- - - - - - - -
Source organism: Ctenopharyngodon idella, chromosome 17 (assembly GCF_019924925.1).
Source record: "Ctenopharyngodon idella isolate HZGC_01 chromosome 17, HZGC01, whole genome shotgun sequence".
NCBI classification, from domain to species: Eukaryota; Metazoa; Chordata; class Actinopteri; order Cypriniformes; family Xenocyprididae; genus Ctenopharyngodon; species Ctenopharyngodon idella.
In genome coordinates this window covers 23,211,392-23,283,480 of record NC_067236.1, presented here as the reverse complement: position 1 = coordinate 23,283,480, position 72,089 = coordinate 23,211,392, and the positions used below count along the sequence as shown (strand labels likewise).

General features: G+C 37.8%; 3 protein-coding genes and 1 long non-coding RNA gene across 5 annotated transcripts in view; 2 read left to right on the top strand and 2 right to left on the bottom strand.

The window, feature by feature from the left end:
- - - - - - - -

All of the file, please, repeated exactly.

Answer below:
Source organism: Ctenopharyngodon idella, chromosome 17 (assembly GCF_019924925.1).
Source record: "Ctenopharyngodon idella isolate HZGC_01 chromosome 17, HZGC01, whole genome shotgun sequence".
NCBI classification, from domain to species: Eukaryota; Metazoa; Chordata; class Actinopteri; order Cypriniformes; family Xenocyprididae; genus Ctenopharyngodon; species Ctenopharyngodon idella.
In genome coordinates this window covers 23,211,392-23,283,480 of record NC_067236.1, presented here as the reverse complement: position 1 = coordinate 23,283,480, position 72,089 = coordinate 23,211,392, and the positions used below count along the sequence as shown (strand labels likewise).

General features: G+C 37.8%; 3 protein-coding genes and 1 long non-coding RNA gene across 5 annotated transcripts in view; 2 read left to right on the top strand and 2 right to left on the bottom strand.

The window, feature by feature from the left end: